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Department of Population and Quantitative Health Sciences; Graduate School of Biomedical Sciences

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Congenital, Hereditary, and Neonatal Diseases and Abnormalities | Environmental Public Health | Maternal and Child Health


BACKGROUND: Studies suggest that exposure to ambient air pollution during pregnancy may be associated with increased risks of birth defects (BDs), but conclusions have been inconsistent. This study describes the ethnic distribution of major BDs and examines the relationship between air pollution and BDs among different ethnic groups in Liuzhou city, China.

METHODS: Surveillance data of infants born in 114 registered hospitals in Liuzhou in 2019 were analyzed to determine the epidemiology of BDs across five major ethnic groups. Concentrations of six air pollutants (PM2.5, PM10, SO2, CO, NO2, O3) were obtained from the Liuzhou Environmental Protection Bureau. Logistic regression was used to examine the associations between ambient air pollution exposure and risk of BDs.

RESULTS: Among 32,549 infants, 635 infants had BDs, yielding a prevalence of 19.5 per 1000 perinatal infants. Dong ethnic group had the highest prevalence of BDs (2.59%), followed by Yao (2.57%), Miao (2.35%), Zhuang (2.07%), and Han (1.75%). Relative to the Han ethnic group, infants from Zhuang, Miao, Yao and Dong groups had lower risks of congenital heart disease, polydactyly, and hypospadias. The Zhuang ethnic group had higher risks of severe thalassemia, cleft lip and/or palate, and syndactyls. Overall BDs were positively correlated with air pollutants PM10 (aOR =1.14, 95% CI:1.12 ~ 2.43; aOR =1.51, 95% CI:1.13 ~ 2.03 for per 10mug/mg3 increment) and CO (aOR =1.36, 95% CI:1.14 ~ 2.48; aOR =1.75, 95% CI:1.02 ~ 3.61 for every 1 mg /m3 increment) in second and third month of pregnancy. SO2 was also significantly associated with BDs in the second month before the pregnancy (aOR = 1.31; 95% CI: 1.20 ~ 3.22) and third month of pregnancy (aOR =1.75; 95% CI:1.02 ~ 3.61). Congenital heart disease, polydactyl, cleft lip and/or palate were also significantly associated with PM10, SO2 and CO exposures. However, no significant association was found between birth defects and O3, PM2.5 and NO2 exposures (P > 0.05).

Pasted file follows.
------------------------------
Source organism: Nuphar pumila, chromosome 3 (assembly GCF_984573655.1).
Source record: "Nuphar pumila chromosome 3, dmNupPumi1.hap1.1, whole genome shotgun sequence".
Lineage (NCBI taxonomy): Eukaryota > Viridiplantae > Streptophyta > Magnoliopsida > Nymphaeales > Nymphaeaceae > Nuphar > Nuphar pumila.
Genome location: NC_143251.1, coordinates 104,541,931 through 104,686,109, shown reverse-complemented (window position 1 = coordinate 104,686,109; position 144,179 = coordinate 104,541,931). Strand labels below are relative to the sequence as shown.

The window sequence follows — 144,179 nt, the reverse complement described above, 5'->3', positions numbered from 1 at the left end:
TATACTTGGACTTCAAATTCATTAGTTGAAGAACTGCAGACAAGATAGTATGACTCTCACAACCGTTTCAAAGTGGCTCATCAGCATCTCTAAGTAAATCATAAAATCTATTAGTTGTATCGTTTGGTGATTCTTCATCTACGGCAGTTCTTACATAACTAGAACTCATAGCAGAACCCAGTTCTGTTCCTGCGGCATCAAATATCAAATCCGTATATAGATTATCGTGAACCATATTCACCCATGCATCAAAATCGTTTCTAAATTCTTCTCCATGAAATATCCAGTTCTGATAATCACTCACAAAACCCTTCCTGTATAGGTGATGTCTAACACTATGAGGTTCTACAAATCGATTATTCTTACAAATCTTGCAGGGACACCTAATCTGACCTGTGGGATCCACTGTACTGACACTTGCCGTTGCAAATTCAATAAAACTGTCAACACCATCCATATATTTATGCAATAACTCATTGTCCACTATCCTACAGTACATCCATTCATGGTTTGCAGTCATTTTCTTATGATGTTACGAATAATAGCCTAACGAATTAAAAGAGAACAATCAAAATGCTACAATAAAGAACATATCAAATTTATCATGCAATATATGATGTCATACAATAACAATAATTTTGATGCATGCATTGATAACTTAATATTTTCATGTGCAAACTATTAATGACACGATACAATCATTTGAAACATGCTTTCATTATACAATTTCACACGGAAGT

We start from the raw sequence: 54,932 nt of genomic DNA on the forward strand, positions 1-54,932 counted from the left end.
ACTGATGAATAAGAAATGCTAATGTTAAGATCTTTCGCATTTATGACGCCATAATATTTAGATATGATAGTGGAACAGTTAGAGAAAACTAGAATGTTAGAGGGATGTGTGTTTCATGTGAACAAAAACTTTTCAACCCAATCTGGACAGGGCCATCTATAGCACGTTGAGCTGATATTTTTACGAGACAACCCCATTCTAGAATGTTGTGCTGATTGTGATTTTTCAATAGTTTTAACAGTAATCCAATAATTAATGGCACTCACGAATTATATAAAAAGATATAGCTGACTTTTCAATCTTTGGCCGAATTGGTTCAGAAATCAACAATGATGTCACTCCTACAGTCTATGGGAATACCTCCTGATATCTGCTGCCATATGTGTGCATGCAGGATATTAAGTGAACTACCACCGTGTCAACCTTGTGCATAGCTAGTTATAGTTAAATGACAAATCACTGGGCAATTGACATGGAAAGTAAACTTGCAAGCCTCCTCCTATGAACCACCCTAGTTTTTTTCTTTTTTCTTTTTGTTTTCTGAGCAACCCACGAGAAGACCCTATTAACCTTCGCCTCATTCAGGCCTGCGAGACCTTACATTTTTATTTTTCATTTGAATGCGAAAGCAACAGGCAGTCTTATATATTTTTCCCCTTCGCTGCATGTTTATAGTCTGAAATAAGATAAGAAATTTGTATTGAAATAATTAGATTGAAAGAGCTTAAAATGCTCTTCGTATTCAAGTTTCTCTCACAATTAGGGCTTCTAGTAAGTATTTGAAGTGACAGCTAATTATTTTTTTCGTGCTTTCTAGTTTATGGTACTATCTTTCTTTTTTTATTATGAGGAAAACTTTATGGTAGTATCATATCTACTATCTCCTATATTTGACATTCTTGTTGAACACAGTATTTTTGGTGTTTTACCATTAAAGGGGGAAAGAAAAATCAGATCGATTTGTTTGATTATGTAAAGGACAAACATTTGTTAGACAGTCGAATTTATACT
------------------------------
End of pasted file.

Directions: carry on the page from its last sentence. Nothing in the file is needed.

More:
CONCLUSION: This study provides a comprehensive description of ethnic differences in BDs in Southwest China and broadens the evidence of the association between air pollution exposure during gestation and BDs.


Ambient air pollution, Birth defects, Ethnic groups, Liuzhou

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Copyright © The Author(s) 2021. Open Access This article is licensed under a Creative Commons Attribution 4.0 International License, which permits use, sharing, adaptation, distribution and reproduction in any medium or format, as long as you give appropriate credit to the original author(s) and the source, provide a link to the Creative Commons licence, and indicate if changes were made. The images or other third party material in this article are included in the article's Creative Commons licence, unless indicated otherwise in a credit line to the material. If material is not included in the article's Creative Commons licence and your intended use is not permitted by statutory regulation or exceeds the permitted use, you will need to obtain permission directly from the copyright holder. To view a copy of this licence, visit The Creative Commons Public Domain Dedication waiver ( applies to the data made available in this article, unless otherwise stated in a credit line to the data.

DOI of Published Version



Huang X, Chen J, Zeng D, Lin Z, Herbert C, Cottrell L, Liu L, Ash A, Wang B. The association between ambient air pollution and birth defects in five major ethnic groups in Liuzhou, China. BMC Pediatr. 2021 May 14;21(1):232. doi: 10.1186/s12887-021-02687-z. PMID: 33990187; PMCID: PMC8120832. Link to article on publisher's site

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BMC pediatrics

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Creative Commons License

Creative Commons Attribution 4.0 License
This work is licensed under a Creative Commons Attribution 4.0 License.